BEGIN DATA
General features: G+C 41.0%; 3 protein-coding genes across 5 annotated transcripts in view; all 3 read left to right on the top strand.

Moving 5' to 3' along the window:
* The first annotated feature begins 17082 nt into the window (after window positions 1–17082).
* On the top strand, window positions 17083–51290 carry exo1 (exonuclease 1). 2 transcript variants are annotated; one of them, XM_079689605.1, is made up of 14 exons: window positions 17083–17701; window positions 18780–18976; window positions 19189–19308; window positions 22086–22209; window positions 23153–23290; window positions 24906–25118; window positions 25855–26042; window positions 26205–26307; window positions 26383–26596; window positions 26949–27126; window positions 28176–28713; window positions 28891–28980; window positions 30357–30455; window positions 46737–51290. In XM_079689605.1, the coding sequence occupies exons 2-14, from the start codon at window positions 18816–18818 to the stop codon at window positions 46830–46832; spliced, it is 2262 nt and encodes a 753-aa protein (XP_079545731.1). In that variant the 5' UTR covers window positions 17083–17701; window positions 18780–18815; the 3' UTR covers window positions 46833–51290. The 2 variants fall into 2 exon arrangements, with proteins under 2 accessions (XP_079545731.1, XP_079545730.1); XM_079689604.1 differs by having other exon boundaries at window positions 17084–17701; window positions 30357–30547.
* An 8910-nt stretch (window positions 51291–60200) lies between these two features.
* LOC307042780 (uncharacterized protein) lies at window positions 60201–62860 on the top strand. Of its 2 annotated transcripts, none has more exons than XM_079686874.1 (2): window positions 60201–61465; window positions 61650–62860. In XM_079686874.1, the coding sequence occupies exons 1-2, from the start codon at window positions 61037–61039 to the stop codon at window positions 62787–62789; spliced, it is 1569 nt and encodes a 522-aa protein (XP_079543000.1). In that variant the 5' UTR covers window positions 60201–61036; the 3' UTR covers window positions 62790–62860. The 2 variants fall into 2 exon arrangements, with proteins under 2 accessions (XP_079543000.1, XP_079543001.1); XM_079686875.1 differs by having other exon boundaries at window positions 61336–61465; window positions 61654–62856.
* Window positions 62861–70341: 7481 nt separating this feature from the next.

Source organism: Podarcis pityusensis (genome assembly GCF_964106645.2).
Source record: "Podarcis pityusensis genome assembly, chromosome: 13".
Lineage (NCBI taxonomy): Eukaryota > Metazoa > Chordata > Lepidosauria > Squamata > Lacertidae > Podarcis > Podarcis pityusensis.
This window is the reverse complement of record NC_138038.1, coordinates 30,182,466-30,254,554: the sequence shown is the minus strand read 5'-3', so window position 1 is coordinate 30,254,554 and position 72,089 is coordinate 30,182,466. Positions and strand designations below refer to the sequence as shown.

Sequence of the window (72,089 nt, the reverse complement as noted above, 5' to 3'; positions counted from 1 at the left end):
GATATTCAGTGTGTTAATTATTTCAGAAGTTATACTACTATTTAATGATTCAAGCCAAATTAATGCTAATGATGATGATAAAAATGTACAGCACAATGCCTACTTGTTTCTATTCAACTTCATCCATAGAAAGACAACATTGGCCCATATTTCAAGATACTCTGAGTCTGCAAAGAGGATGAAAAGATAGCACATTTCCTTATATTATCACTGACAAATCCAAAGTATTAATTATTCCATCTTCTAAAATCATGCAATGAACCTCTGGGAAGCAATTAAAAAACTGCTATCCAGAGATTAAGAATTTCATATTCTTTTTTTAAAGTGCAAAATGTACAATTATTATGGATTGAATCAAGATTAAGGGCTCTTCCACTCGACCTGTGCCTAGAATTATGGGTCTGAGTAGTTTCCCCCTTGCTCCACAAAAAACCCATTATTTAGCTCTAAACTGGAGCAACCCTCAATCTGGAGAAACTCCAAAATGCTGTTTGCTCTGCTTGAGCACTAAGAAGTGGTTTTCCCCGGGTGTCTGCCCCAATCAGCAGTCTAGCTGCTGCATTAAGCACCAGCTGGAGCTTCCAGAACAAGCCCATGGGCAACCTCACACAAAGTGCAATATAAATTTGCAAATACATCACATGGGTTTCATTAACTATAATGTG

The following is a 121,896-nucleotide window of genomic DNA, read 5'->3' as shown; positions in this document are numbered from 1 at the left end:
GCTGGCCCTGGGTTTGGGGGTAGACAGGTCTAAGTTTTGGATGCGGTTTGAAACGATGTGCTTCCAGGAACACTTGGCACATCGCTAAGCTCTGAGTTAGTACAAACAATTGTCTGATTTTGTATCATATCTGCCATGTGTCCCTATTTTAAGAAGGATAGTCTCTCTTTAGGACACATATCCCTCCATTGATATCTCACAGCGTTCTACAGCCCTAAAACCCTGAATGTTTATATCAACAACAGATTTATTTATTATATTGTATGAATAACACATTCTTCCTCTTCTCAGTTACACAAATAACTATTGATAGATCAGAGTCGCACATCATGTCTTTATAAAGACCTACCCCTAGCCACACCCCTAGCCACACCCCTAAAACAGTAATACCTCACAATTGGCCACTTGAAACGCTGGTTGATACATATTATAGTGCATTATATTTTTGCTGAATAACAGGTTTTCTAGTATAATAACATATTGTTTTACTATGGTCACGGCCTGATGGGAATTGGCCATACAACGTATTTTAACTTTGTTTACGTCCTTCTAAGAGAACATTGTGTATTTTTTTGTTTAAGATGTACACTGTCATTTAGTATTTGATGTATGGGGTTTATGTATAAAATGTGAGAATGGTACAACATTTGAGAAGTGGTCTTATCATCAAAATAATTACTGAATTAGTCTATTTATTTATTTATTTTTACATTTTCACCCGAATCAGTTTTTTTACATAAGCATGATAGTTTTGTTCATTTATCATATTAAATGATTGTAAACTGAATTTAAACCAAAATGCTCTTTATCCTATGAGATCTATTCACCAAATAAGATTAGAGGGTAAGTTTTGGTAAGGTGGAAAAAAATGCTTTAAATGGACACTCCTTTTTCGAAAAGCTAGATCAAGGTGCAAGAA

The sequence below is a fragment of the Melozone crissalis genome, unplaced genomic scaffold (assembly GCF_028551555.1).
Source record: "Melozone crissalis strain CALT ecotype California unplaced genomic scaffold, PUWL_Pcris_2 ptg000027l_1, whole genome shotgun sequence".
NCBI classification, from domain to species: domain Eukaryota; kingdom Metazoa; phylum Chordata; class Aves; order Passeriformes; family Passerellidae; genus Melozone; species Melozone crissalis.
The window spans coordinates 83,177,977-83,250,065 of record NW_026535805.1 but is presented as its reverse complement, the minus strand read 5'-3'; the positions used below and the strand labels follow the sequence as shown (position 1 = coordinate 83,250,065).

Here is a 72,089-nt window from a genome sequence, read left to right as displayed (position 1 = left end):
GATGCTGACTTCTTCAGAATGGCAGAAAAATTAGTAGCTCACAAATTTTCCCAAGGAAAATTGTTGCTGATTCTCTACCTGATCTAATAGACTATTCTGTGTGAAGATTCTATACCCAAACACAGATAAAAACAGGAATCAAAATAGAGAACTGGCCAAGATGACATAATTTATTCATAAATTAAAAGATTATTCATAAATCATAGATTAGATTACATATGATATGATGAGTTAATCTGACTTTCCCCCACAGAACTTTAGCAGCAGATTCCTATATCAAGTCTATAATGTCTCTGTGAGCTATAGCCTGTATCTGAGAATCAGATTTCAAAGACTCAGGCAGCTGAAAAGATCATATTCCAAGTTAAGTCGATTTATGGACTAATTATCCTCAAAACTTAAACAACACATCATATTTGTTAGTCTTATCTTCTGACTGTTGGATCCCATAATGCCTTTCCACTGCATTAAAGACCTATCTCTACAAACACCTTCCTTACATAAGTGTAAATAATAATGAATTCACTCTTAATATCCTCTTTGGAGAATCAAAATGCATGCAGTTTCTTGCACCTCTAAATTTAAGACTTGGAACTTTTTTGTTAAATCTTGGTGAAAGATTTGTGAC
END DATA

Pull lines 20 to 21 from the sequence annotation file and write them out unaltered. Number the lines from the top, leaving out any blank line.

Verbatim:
Here is a 72,089-nt window from a genome sequence, read left to right as displayed (position 1 = left end):
GATGCTGACTTCTTCAGAATGGCAGAAAAATTAGTAGCTCACAAATTTTCCCAAGGAAAATTGTTGCTGATTCTCTACCTGATCTAATAGACTATTCTGTGTGAAGATTCTATACCCAAACACAGATAAAAACAGGAATCAAAATAGAGAACTGGCCAAGATGACATAATTTATTCATAAATTAAAAGATTATTCATAAATCATAGATTAGATTACATATGATATGATGAGTTAATCTGACTTTCCCCCACAGAACTTTAGCAGCAGATTCCTATATCAAGTCTATAATGTCTCTGTGAGCTATAGCCTGTATCTGAGAATCAGATTTCAAAGACTCAGGCAGCTGAAAAGATCATATTCCAAGTTAAGTCGATTTATGGACTAATTATCCTCAAAACTTAAACAACACATCATATTTGTTAGTCTTATCTTCTGACTGTTGGATCCCATAATGCCTTTCCACTGCATTAAAGACCTATCTCTACAAACACCTTCCTTACATAAGTGTAAATAATAATGAATTCACTCTTAATATCCTCTTTGGAGAATCAAAATGCATGCAGTTTCTTGCACCTCTAAATTTAAGACTTGGAACTTTTTTGTTAAATCTTGGTGAAAGATTTGTGAC